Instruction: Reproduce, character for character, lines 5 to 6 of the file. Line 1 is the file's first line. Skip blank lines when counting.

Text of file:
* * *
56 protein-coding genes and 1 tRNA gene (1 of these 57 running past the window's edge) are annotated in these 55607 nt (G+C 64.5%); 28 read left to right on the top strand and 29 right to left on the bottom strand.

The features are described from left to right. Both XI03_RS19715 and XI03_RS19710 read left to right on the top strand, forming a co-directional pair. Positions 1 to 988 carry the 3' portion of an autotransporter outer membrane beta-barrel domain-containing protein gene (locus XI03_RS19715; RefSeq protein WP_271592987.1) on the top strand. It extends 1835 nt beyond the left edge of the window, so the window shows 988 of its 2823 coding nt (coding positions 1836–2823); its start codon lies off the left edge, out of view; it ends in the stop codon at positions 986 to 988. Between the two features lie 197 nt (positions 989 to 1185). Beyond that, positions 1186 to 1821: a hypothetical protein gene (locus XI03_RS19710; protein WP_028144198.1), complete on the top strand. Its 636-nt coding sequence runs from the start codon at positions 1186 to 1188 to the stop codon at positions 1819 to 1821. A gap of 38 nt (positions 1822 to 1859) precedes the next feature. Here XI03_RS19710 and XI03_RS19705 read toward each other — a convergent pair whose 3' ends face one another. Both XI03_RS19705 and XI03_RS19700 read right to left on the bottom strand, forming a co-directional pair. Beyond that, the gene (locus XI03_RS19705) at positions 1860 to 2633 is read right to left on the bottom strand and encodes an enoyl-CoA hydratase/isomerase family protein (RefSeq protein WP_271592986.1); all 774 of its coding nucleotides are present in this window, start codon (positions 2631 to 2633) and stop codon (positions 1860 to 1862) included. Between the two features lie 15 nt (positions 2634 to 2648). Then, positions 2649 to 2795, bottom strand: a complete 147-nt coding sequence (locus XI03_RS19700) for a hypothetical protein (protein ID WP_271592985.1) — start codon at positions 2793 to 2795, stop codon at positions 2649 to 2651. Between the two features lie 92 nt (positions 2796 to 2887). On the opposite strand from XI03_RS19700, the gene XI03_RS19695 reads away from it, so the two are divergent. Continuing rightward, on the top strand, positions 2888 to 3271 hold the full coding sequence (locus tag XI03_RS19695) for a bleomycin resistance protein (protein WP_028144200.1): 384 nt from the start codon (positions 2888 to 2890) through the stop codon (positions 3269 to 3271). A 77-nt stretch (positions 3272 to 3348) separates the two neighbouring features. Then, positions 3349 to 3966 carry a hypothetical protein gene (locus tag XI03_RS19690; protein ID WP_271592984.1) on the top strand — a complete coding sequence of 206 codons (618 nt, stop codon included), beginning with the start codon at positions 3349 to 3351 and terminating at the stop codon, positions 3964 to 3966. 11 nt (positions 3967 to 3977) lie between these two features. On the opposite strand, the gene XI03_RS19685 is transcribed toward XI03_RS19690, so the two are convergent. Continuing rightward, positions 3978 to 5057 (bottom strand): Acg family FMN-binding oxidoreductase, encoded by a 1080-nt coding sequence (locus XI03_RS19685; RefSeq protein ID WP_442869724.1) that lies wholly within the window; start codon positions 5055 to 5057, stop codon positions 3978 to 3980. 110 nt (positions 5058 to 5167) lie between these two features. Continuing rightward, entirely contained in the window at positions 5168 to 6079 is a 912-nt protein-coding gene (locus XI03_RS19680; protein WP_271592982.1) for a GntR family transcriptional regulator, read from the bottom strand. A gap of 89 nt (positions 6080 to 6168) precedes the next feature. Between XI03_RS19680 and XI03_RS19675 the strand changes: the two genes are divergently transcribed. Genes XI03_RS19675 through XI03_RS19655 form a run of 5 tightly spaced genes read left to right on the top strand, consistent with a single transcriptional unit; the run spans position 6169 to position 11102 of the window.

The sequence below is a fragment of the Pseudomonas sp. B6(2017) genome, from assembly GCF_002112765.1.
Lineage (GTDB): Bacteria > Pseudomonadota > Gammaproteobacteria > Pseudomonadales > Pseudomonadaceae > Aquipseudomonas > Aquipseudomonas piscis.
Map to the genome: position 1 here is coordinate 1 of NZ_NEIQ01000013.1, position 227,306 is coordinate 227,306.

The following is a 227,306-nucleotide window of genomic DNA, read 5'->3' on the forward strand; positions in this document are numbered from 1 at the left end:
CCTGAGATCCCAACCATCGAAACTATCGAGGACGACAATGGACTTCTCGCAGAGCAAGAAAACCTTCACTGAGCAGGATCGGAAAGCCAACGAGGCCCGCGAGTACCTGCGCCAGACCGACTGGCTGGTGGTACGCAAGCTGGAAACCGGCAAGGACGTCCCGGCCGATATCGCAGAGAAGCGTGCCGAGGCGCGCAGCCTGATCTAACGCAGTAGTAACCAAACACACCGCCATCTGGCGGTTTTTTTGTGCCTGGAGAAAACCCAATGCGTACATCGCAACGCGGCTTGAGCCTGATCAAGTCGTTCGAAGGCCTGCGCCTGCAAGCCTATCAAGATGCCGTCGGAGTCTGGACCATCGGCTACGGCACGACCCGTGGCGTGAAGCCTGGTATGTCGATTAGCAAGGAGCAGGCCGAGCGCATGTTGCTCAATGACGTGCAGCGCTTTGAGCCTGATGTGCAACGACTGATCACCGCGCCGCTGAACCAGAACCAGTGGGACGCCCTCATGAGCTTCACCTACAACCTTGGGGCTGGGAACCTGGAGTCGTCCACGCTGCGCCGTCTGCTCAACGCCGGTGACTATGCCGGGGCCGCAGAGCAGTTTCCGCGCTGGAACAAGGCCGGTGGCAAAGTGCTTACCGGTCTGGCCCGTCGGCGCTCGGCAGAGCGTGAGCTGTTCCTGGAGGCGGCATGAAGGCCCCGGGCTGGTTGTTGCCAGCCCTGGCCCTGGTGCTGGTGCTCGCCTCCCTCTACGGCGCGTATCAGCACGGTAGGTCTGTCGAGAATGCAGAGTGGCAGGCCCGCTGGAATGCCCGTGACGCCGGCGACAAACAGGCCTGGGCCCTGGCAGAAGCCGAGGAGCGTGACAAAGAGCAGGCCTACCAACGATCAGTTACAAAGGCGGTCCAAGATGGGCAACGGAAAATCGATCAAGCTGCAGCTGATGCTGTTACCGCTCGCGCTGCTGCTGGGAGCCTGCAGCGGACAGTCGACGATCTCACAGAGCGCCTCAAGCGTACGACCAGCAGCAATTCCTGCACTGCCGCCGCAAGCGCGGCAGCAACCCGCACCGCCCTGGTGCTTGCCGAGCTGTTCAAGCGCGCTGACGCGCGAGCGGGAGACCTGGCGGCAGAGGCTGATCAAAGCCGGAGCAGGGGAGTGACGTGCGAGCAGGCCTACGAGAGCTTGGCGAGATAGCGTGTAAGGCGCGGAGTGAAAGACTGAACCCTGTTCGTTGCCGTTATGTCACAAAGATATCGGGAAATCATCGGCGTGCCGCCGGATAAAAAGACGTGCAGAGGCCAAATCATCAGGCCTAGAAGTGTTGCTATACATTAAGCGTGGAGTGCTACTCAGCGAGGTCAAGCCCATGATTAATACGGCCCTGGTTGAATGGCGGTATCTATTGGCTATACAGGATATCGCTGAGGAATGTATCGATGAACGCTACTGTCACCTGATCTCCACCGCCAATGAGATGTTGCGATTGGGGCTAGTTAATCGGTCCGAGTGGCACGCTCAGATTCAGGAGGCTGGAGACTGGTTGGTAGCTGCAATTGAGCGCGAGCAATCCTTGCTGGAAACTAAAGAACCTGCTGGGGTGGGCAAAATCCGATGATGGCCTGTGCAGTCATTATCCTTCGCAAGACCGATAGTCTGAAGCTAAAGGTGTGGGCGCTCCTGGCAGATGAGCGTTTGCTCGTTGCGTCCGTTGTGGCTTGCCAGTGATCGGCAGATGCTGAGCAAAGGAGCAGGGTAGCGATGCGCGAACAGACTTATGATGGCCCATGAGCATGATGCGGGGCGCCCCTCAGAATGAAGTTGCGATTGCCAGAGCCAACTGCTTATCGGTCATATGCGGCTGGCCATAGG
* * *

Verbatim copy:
Map to the genome: position 1 here is coordinate 1 of NZ_NEIQ01000013.1, position 227,306 is coordinate 227,306.

The following is a 227,306-nucleotide window of genomic DNA, read 5'->3' on the forward strand; positions in this document are numbered from 1 at the left end: